After leaving Coupeville…

The man who could have been the best Wolf boys hoops scorer of all time tallied 213 points in ’78-79 (brother Steve went off for 337 as a senior), then dropped 388 in ’79-’80.

In ’80-’81, he landed in Lynden, leading the Lions to a 27-0 mark, while Coupeville struggled through a one-win season without him.



Birth of the bomb.

The three-point shot was added to high school basketball for the 1987-1988 season, and the sport has never been the same.

There was a mini-boom in the ’90s and early 2000’s, a time when current CHS boys hoops coach Brad Sherman was the King of the Trey, but now, thanks to the NBA’s love of the three-ball, every team shoots it with wild abandon.

When modern-day gunners like Hawthorne Wolfe or Mason Grove or former Wolf Kailey Kellner are droppin’ daggers, it’s exciting and game-changing.

It’s also created a generation of middle schoolers who can launch (but not always hit) treys all day, but can’t hit a layup or free throw to save their lives.



A landmark win.

Guided by coaches Willie and Cherie Smith, the 1999-2000 CHS girls basketball team rallies to beat Freeman 46-42 Mar. 2, 2000.

Jaime Rasmussen hits the game-sealing free throws, and it’s the first time a Wolf girls team, in any sport, wins a game at a state tourney.



The Field of Dreams debuts.

CHS football hosts Sultan September 19, 1975 in the very-first contest played at the school’s new athletic field, which is dedicated for Mickey Clark.

Here we are, 44 years later, and football (plus soccer and track and field) are still going strong, while the school keeps alive the memory of a man who gave decades of service to Coupeville athletics, as a coach, ref, volunteer, and administrator.



A gridiron career like no other.

His own teammates sometimes dreaded facing him in practice, as Ian Barron, who played from 1997-2000, “hit us so dang hard.”

Despite missing a full season’s worth of games due to injuries (three in one year, seven another), he holds every rushing record in CHS football history.

That’s 320 yards and six touchdowns in a single game, 1,753 and 16 in a season, and 4,713 and 37 in a (shortened) career.



The trio arrives.

Coaches have come and gone at CHS, some staying for a hot moment, others for decades, but I think you have to give special notice to three who came to town in the mid-’80s to mid-’90s and remain at the school.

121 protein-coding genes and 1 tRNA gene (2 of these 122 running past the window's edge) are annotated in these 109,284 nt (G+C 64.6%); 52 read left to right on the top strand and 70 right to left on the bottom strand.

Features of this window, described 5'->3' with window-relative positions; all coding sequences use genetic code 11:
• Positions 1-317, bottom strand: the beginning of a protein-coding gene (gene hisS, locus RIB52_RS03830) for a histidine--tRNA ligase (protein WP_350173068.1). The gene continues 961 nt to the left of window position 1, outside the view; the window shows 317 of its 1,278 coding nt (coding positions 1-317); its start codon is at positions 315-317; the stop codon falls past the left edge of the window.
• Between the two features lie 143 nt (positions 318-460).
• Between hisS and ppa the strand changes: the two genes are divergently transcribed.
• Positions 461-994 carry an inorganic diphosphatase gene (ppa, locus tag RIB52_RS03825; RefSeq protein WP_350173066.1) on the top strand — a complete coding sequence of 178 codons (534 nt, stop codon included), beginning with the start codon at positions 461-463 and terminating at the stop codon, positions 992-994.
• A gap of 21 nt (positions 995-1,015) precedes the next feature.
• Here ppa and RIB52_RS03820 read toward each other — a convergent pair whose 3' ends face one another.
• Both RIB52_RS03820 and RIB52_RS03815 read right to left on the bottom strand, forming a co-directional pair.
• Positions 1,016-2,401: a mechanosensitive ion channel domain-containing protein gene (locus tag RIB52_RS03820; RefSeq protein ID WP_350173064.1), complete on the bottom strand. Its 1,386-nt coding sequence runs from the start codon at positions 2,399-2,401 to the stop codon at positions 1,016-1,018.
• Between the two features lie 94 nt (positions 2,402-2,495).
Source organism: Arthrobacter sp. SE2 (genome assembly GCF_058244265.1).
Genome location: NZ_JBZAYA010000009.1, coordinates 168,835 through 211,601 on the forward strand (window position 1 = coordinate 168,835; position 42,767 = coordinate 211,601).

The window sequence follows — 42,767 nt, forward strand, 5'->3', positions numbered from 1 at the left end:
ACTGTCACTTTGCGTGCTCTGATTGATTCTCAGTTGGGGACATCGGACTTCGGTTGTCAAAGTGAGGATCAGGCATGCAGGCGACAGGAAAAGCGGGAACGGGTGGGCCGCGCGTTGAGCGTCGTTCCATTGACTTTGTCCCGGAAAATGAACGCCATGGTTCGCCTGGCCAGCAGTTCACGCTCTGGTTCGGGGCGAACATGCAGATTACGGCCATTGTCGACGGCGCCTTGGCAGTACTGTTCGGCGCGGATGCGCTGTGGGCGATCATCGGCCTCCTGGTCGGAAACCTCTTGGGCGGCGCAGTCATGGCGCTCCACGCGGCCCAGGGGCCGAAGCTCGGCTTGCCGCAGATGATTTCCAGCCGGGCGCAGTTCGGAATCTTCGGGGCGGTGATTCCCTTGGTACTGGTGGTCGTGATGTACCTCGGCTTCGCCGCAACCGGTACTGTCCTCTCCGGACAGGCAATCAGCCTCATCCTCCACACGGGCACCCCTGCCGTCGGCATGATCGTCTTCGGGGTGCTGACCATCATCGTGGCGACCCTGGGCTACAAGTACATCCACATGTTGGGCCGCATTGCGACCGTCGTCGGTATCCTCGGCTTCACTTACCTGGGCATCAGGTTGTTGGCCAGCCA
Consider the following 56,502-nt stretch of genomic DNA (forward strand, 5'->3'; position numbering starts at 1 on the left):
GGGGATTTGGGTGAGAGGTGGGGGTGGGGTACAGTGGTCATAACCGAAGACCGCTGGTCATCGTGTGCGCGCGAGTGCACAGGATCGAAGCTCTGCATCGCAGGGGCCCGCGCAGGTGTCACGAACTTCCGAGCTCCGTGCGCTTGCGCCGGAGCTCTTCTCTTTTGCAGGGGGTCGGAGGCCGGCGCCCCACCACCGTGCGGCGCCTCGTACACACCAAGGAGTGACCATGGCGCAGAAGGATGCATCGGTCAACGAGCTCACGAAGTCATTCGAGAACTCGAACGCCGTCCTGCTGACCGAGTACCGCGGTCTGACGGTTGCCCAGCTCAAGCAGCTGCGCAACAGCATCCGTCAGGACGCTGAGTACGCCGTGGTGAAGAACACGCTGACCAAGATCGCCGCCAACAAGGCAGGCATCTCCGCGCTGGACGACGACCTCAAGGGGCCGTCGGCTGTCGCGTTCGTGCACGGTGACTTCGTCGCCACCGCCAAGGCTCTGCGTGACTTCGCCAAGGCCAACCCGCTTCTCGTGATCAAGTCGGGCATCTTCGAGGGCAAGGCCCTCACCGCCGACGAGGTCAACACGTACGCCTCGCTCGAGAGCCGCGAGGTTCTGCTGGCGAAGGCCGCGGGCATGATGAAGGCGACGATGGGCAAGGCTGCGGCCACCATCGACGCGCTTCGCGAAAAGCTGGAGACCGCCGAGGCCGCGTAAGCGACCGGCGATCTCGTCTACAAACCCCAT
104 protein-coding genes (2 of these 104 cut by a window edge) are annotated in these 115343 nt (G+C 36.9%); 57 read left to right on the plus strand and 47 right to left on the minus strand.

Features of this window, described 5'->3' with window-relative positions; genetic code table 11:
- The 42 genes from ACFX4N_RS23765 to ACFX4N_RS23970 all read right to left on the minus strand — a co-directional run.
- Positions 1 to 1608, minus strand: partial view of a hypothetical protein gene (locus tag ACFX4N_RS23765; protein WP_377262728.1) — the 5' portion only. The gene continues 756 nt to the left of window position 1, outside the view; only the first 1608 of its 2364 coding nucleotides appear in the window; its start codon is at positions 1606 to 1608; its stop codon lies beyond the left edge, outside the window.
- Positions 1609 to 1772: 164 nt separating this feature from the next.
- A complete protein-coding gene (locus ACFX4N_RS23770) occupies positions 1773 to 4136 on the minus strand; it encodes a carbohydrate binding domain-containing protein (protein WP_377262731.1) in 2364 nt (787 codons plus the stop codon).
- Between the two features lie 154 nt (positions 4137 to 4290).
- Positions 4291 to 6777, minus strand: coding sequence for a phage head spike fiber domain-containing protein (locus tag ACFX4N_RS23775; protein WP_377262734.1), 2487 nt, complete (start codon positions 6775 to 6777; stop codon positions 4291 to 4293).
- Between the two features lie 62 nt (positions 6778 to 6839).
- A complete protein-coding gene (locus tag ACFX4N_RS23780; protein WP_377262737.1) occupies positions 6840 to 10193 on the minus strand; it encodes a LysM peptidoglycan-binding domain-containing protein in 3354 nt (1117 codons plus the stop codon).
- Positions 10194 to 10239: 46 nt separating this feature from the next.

Ron Bagby showed up first, leaving Forks behind, then Randy King departed Cashmere, before Willie Smith bid adieu to Sequim.

The first and third have been Athletic Directors at CHS, while the middle guy is the dean of area coaches.

All put in long, memorable runs as the head of key programs – football and boys basketball, boys basketball and track, and girls basketball and baseball, respectively.

All three gave the school multiple sons and daughters who have been among the best athletes in school history.

And all three remain deeply interwoven into Wolf sports in 2019.

That’s true whether it’s Smith as the AD, King guiding the track program, or Bagby enjoying being a laid-back living legend, doling out wisdom to young punks who probably have no idea their gym coach was on his way to being a professional football player when an injury redirected him to Whidbey Island.

They are the trinity, the cornerstone of Wolf Nation, three guys who probably never thought they’d wind up in Cow Town, but once here, helped transform it for the better.

Clockwise, from left, Willie Smith, Randy King and Ron Bagby.



Toni Crebbin is the boss.

As far as I can tell, only one CHS team, in any sport, has ever been ranked #1 by a major state-wide poll, and it’s Crebbin’s 2004 volleyball team.

Those Wolves opened 10-0, won the Lopez Island Tournament, toppled top-ranked Bush to win districts, and made a stirring run at the state tourney, finishing with a program-record 14 wins.

It was a very good year.